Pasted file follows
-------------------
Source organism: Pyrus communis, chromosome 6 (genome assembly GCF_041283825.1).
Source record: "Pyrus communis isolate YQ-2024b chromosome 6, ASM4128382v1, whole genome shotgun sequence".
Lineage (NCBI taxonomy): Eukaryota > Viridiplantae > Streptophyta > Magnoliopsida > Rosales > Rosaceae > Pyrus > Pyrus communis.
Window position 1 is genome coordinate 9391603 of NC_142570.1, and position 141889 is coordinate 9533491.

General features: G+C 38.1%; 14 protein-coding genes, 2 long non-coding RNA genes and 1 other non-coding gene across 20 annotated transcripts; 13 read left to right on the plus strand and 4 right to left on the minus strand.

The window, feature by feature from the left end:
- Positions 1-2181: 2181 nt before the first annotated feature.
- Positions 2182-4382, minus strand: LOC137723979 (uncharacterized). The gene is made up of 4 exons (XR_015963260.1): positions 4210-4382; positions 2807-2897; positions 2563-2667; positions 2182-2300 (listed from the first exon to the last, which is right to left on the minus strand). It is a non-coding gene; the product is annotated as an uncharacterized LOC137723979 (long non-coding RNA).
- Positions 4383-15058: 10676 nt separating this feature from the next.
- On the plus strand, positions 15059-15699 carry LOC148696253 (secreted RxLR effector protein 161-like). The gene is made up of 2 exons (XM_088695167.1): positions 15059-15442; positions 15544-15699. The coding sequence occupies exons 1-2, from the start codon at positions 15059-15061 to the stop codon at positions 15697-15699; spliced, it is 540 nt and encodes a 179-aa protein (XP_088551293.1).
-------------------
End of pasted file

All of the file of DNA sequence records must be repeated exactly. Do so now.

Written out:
Source organism: Pyrus communis, chromosome 6 (genome assembly GCF_041283825.1).
Source record: "Pyrus communis isolate YQ-2024b chromosome 6, ASM4128382v1, whole genome shotgun sequence".
Lineage (NCBI taxonomy): Eukaryota > Viridiplantae > Streptophyta > Magnoliopsida > Rosales > Rosaceae > Pyrus > Pyrus communis.
Window position 1 is genome coordinate 9391603 of NC_142570.1, and position 141889 is coordinate 9533491.

General features: G+C 38.1%; 14 protein-coding genes, 2 long non-coding RNA genes and 1 other non-coding gene across 20 annotated transcripts; 13 read left to right on the plus strand and 4 right to left on the minus strand.

The window, feature by feature from the left end:
- Positions 1-2181: 2181 nt before the first annotated feature.
- Positions 2182-4382, minus strand: LOC137723979 (uncharacterized). The gene is made up of 4 exons (XR_015963260.1): positions 4210-4382; positions 2807-2897; positions 2563-2667; positions 2182-2300 (listed from the first exon to the last, which is right to left on the minus strand). It is a non-coding gene; the product is annotated as an uncharacterized LOC137723979 (long non-coding RNA).
- Positions 4383-15058: 10676 nt separating this feature from the next.
- On the plus strand, positions 15059-15699 carry LOC148696253 (secreted RxLR effector protein 161-like). The gene is made up of 2 exons (XM_088695167.1): positions 15059-15442; positions 15544-15699. The coding sequence occupies exons 1-2, from the start codon at positions 15059-15061 to the stop codon at positions 15697-15699; spliced, it is 540 nt and encodes a 179-aa protein (XP_088551293.1).